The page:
Sheila in Australian, Bird in British: Equivalent of Broad or Chick in American?

Is it insulting, however mildly, to refer to women as “Sheilas” in Australia, or “Birds” in British, the way “Chick” or “Broad” or whatever is insulting in US English?

Yes it is

Some links detailing that yes, both terms are now generally considered by women in those countries to be sexist and insulting:

My Down Under buddy said the term " Sheilas" is now mostly used for restroom doors along with Blokes, or something else humorous. Like Pointers and Setters. He said maybe surfers still use it, but he wasn’t sure about that.

That, however, is a single data point.

The last link I shared above indicates that “Blokes and Sheilas” is a term which still gets some use as a piece of “Australiania.”

The links that I had found also indicate that “Sheila,” when used by itself, frequently carries the connotation that the women in question may be sexually promiscuous. I’d be curious to hear from our Australian Dopers if that’s an accurate assessment.

It’s similarly insulting and demeaning to call a woman a bird as to call her a chick. I’ve heard “bird” used to mean girlfriend as well as meaning a woman in general (“my bird” = my girlfriend). Still comes across as insulting and demeaning.

On reflection I think bird is worse than chick. Chick is demeaning but implies some positive disposition on the part of the speaker (maybe the speaker thinks she’s attractive albeit not worthy of respect).
Bird is also demeaning and has no such implication of attractiveness.

On the other hand, chick implies a lack of seriousness or intelligence, while bird doesn’t, so I don’t actually know which is worse.

Funny I’m seeing the “Sheila” thing, because I had never heard of that name used that way until yesterday, when I started reading this book (which is obviously fiction, but it’s still a good story).

As for “birds”, I’ve heard that term used by British entertainers as another name for groupies.

The Adventures of Barry McKenzie (1972)

In the the singular ie “Who’s your” or “She’s my” sheila the term probably died out in the 50s which was a fair run given it’s high water mark was encapsulated in CJ Dennis’ “Songs of a Sentimental Bloke” from 1915.

In Ocker genre Blokes and Sheilas used as a generic term for male and female youths would have persisted for a while after that, mostly prejorative, and that it persists on dunny doors would be regarded as a badge of honour by Bazza and his creators.

I could use “What are you blokes up to?” in conversation now. Haven’t heard “What are you sheilas up to?” used in conversation for decades.

Do people even say bird anymore? I’m British,m and I’ve never heard it outside of movies/TV shows made in, or set in, the 1960s. And of course discussions about word usage such as this one.

Not really. There’s a bumper sticker that says “No Fat Chicks”, for instance.

My experience (Western Australia) is that sheila has no baggage in terms of being offensive/insulting/demeaning/pejorative; it’s just the female equivalent of ‘bloke’ (albeit far less common).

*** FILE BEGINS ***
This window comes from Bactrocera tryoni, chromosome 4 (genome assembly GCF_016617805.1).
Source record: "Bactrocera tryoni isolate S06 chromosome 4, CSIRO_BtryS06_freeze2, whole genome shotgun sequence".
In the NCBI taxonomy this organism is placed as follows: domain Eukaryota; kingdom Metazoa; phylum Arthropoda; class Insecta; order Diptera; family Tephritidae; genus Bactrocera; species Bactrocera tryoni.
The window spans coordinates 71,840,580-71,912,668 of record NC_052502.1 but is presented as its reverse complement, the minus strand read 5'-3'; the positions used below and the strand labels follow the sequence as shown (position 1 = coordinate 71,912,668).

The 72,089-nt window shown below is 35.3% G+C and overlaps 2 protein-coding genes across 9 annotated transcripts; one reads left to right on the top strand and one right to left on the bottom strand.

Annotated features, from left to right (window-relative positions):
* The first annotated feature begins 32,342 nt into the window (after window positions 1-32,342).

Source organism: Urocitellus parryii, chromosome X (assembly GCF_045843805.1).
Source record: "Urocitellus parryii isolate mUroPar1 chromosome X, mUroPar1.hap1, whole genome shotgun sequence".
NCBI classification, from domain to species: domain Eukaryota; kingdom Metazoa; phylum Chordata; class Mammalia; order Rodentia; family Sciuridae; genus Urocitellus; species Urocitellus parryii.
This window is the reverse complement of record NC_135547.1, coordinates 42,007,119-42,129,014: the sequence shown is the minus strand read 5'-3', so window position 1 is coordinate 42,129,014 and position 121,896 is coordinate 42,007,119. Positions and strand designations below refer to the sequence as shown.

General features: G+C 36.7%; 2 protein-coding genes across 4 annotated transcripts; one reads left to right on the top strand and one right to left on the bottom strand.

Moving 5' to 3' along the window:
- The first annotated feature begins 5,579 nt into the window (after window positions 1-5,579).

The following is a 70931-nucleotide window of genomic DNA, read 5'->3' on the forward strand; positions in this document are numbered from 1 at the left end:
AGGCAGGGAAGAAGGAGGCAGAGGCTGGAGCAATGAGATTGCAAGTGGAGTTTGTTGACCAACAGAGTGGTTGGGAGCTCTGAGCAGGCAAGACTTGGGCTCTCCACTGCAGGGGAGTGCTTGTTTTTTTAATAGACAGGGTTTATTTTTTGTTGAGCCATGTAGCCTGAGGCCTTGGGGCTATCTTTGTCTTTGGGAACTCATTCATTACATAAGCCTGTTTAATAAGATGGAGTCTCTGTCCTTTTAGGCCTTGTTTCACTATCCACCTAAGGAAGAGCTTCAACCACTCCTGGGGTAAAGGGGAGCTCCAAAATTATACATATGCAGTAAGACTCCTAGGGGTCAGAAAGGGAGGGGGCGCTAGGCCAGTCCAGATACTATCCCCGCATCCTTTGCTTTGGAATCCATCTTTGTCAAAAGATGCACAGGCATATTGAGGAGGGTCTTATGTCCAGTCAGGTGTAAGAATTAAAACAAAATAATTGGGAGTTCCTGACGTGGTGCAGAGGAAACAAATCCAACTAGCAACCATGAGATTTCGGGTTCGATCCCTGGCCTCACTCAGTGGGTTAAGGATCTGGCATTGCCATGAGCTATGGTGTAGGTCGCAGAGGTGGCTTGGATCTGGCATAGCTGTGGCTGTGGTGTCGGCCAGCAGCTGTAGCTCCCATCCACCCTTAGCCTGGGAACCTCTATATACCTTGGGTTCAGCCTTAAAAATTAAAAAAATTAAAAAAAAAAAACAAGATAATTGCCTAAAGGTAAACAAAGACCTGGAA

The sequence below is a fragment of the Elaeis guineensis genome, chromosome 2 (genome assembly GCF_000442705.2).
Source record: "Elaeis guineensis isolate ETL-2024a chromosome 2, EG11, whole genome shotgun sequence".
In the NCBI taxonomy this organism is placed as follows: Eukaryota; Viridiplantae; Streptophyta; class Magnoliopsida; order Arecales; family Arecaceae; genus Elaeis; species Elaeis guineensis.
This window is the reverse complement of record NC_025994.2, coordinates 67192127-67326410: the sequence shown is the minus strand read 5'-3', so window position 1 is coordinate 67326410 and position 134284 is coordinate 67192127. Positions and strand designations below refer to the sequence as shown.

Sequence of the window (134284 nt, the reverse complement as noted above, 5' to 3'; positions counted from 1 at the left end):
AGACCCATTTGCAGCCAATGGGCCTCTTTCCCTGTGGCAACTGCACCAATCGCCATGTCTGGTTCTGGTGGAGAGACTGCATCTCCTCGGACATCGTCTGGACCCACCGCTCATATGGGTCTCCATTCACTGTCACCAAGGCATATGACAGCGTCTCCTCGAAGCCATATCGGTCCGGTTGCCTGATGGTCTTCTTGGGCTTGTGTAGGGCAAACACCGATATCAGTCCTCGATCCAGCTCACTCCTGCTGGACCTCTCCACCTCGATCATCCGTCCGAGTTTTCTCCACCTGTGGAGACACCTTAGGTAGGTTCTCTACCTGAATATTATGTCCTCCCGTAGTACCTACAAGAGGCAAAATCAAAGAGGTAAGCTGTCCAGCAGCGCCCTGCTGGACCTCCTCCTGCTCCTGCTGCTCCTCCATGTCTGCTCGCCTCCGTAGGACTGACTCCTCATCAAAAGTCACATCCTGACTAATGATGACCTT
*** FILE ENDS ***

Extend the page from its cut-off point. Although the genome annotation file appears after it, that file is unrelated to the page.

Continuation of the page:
Sheila is used primarily for humorous effect, or when ‘being ironic’. I don’t know anyone under the age of 45 who would ever use it in earnest.

Not so. A chick is a newly-hatched bird (especially a baby chicken). So calling someone a “chick” is also infantilizing.

Bad enough to call an attractive young female a “chicken” (as done in the French slang, a poulet), but calling someone a “chick” is calling them a baby chicken.

You must have missed this one, which singularly defines the correct usage:

The Newcastle Song - Bob Hudson (1974)

Yes, I agree. I think this is key, and is at the heart of the point I was making regarding lack of seriousness. If you talk about a chick flick or chick-lit, you are implying that these works are not to be treated seriously.

I think the French slang you’re thinking of is poule rather than poulet; if so it carries implications of promiscuity or prostitution that aren’t necessarily there for “chick” or “bird”.

I think also there’s been some reclamation of the word “chick” as in rock chick or science chick, which hasn’t happened for “bird”.

There’s a UK brand of car insurance called Sheila’s Wheels, originally set up to offer preferential rates to women drivers, who obviously don’t crash as often as men. The European Court of Justice put paid to the rates thing (it does rather lack equality), but the brand is still around.

I have never heard anyone use the word ‘broad’. I think it died. Chick is probably still around in misogynist circles.

I remember, that would be at least 45 years ago, overhearing a couple of young guys in a ski lodge, talking about my sister. “Who’s that real competent chick?” one said in a condescending tone. (she was leading an Outdoor Leadership School cross-country ski snow-camping trip, and we were parking our vans there; yes, she was extremely competent). That might have been the last time I heard chick used in anything but an ironic way.

So what is the politically correct term for attractive, young females? Or should we expect young men to just stop talking about them?

A “politically correct way to objectify women” is an oxymoron.

So you think young men should just stop talking about them?

Amazing username-post combo.